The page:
Marijuana possession may be charged as a misdemeanor or felony, depending the amount of marijuana involved and whether or not you have any previous convictions for possession.
In cases involving fewer than two ounces of marijuana, you will typically be charged with a Class B misdemeanor. As the weight limit increases, so does the charge from a Class A misdemeanor up to a first degree felony. If you have multiple prior convictions for marijuana possession, your charges may also be enhanced, regardless of the weight limit. Sale or delivery of marijuana to a minor or distribution of marijuana within 1000 feet of a school will also caused your charges to be increased to the next level.
The table below outlines the punishments that may be handed down if convicted of marijuana possession in the state of Texas.
Punishment Ranges by Weight of Marijuana
|Weight ||Time ||Fine |
|Less than 2 oz.||1 day to 180 days in the County Jail||$2,000.00|
|2 oz. to 4 oz||1 day to 1 year in the County Jail||$4,000.00|
|4 oz. to 5 lbs.||180 days to 2 years in State Jail||$10,000.00|
|5 lbs. to 50 lbs.||2 years to 10 years imprisonment||$10,000.00|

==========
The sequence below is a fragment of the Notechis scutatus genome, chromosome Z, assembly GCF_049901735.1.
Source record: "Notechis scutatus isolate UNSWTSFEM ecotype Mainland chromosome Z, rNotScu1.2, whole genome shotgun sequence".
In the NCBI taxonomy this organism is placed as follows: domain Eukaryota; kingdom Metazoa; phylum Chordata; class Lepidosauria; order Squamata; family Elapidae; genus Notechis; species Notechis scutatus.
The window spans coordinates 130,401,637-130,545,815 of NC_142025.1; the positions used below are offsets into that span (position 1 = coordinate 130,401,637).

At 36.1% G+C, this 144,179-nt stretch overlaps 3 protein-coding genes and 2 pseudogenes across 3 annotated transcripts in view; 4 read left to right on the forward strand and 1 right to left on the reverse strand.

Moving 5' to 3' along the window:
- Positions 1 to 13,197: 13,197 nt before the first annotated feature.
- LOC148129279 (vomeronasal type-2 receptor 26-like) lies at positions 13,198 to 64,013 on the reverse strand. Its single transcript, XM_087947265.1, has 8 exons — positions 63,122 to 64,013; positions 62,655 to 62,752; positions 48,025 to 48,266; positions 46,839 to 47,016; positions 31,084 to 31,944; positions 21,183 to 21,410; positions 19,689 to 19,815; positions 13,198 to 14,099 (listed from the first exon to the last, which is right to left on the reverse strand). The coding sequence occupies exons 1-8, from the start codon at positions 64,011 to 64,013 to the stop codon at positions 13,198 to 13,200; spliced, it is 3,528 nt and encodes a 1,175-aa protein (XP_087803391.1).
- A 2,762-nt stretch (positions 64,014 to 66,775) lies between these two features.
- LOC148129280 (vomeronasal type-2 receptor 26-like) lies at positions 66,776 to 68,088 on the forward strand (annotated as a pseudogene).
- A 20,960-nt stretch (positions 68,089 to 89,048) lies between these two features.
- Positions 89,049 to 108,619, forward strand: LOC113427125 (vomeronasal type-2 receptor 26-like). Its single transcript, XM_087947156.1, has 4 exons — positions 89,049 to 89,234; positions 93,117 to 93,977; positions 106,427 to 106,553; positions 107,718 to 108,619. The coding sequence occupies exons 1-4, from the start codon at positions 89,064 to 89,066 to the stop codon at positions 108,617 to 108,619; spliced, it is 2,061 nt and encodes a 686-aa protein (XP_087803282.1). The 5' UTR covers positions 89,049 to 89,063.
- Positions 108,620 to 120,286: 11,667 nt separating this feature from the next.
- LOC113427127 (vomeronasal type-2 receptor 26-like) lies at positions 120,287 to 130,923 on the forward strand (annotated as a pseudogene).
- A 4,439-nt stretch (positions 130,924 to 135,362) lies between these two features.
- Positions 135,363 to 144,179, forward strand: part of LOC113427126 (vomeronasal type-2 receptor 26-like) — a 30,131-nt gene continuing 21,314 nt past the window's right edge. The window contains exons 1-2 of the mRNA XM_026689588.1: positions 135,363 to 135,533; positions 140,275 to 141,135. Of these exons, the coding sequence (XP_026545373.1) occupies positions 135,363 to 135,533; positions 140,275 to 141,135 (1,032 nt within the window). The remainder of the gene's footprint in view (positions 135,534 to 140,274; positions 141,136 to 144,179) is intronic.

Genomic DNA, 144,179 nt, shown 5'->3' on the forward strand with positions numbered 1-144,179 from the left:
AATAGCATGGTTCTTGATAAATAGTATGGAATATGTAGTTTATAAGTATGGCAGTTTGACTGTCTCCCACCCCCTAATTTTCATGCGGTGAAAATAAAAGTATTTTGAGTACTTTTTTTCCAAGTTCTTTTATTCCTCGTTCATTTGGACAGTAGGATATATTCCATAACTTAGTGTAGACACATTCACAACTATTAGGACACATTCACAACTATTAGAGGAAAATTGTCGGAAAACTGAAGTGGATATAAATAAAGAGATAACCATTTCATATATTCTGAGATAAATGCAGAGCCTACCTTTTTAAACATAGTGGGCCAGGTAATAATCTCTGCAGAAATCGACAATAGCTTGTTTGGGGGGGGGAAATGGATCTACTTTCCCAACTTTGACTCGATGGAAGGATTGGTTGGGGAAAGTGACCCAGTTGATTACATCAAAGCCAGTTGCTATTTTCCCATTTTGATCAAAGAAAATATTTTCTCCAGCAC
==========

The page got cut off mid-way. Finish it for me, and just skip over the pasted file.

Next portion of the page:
|50 lbs. to 2,000 lbs.||2 years to 20 years imprisonment||$10,000.00|
|2,000 lbs. or more||5 years to 99 years or Life||$50,000.00|
Treatment of First-Time and Juvenile Offenders
If you’re a juvenile or this is your first arrest for possession of marijuana, you may be able to avoid serving any jail time. Your Fort Bend County criminal defense attorney may make arrangements for a plea agreement or your case may be dismissed entirely if you voluntarily agree to participate in a diversion program.
Depending on the circumstances of your case, you may be able to avoid jail time by completing drug treatment or attending drug court. The primary goal behind these types of programs is to allow first-time and juvenile offenders to receive an adequate punishment for the crime without incurring a permanent criminal record.
A conviction for a felony, in particular, can have serious future implications and potentially bar you from getting certain jobs or applying for student loans, grants and scholarships. You may also face the loss of your driver’s license for up to six months following a conviction for marijuana possession.
If your son or daughter is facing criminal charges for possession of marijuana, you need to contact a Texas criminal defense attorney right away.